Among 16 charges against Maulana Nizami filed by Bangladesh police after 40 years of the incident, the first one was Maulana Kachimuddin murder case. In this charge he has been given life imprisonment based on absolute false charge and more absolute fabricated evidences and false witnesses which had been submitted to the so-called Bangladesh ICT.

The eldest son of slain Maulana Kachimuddin, G.S.M.A Chisti, Habibur Rahman Habib, Mukti Yudha (Freedom Fighter) Commander, Pabna District and Habib’s brother Shahidullah were mentioned as key witnesses of the incident in the charge sheets where Mr. Chisti was mentioned as the eye-witness. But mysteriously the government prosecution did not present him in the court. Only Habibur Rahman was called for witness. In his witness Habib claimed that all the family members of Maulana Kachimuddin, including his elder son Mr. Chisti, had left the country 15 years ago and presently live in the United States. He also claimed that Kachimuddin’s another son and his close friend Mr. Shibli told him about Maulana Nizami’s physical involvement in his father’s murder.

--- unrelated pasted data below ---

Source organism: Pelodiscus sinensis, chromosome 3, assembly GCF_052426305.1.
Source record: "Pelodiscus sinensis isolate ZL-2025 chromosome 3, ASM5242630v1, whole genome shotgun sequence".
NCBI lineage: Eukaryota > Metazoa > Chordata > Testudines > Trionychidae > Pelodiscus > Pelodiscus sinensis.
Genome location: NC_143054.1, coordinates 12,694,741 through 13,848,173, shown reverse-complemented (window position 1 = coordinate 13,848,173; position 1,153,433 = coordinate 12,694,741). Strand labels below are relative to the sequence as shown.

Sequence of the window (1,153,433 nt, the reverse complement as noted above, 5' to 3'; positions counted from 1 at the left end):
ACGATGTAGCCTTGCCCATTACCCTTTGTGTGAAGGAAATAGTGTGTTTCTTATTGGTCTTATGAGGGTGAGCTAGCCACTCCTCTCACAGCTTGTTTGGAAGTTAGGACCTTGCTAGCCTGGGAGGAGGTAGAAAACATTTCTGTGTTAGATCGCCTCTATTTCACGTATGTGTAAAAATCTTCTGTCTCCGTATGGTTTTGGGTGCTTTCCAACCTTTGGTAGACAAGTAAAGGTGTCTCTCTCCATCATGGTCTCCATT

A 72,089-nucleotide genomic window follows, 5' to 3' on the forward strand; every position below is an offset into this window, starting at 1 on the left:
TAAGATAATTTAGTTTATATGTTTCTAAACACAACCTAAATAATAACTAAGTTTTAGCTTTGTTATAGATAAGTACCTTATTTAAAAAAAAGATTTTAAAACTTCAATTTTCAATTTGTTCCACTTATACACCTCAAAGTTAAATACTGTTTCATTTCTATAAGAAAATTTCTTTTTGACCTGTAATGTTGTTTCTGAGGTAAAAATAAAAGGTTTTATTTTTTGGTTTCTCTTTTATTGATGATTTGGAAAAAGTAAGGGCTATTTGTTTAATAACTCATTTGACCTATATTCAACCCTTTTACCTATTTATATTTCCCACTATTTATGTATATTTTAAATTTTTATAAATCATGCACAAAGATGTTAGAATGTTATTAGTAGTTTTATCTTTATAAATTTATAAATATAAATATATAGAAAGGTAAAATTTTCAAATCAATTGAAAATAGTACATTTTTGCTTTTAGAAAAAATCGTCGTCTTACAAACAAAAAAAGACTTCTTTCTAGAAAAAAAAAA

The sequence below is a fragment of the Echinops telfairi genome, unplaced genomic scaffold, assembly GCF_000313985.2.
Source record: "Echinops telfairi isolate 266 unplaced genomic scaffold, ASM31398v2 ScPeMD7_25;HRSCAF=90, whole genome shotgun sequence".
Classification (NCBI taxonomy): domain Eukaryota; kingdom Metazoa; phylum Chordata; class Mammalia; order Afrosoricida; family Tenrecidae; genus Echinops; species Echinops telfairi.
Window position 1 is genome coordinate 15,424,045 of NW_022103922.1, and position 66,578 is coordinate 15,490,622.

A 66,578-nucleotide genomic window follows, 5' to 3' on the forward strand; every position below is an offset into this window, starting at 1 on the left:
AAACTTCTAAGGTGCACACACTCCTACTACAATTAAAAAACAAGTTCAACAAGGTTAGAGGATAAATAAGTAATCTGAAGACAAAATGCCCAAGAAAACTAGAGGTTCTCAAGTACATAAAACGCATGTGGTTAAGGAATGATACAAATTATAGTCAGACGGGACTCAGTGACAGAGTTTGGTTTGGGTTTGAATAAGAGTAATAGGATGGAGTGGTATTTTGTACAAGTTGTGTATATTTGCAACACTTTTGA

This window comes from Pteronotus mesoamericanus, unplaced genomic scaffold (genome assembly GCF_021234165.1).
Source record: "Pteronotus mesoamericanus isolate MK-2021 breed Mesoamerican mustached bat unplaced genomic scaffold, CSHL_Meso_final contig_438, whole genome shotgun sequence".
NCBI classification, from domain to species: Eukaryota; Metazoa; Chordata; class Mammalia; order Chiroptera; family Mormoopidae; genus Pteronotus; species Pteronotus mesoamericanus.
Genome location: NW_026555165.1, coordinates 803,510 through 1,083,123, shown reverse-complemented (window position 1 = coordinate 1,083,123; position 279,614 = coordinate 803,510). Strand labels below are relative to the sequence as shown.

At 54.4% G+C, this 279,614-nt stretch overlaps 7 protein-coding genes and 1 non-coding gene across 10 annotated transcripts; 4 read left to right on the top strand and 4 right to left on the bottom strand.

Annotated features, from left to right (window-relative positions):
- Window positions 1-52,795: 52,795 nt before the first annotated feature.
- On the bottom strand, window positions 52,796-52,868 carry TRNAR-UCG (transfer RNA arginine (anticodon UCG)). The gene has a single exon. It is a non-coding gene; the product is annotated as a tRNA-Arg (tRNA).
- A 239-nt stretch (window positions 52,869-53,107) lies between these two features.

But the truth tells us another story. The eye-witness, as mentioned in the charge sheet, Mr. Chisti lives at his native village where his father was killed in Pabna district till now. Why he was not presented in the tribunal for witness in spite of mentioning him as eye-witness in the charge sheet? The reason is clear that the government was not able to manage Mr. Chisti to speak their own version against Maulana Nizami. Later on in a video interview, Mr. Chisti exposed the truth. “Maulana Nizami was not involved in my father’s murder in any way even though they implicated him falsely. He was not involved,” said Mr. Chisti.

On the other hand, after knowing that Habibur Rahman Habib had given witness in the so-called ICT claiming him as a close friend, Mr. Shibli, another son of slain Maulana Kachimuddin denied any friendship with Habibur Rahman and he also claimed that he never met with him. “Habibur Rahman is five years younger than me and the incident of meeting with him in 1971, as Habib claimed during his witness in the Tribunal is absolutely false. I never met with him.” Mr. Shibli said in a statement published in a newspaper (The Weekly Bangla Patrika) of New York.